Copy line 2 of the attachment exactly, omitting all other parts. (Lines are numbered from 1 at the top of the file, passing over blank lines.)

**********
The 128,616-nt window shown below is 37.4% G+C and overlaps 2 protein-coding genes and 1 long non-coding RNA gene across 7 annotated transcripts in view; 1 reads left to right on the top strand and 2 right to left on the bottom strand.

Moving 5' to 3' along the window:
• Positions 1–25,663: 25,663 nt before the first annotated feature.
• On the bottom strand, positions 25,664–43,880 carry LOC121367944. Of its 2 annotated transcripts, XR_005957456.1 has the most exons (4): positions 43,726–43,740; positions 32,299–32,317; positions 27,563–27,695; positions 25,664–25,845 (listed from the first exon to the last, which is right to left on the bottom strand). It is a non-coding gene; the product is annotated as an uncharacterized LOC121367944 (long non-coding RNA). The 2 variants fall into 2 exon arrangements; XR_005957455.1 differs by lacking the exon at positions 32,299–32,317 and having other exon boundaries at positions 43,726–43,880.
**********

Moving 5' to 3' along the window: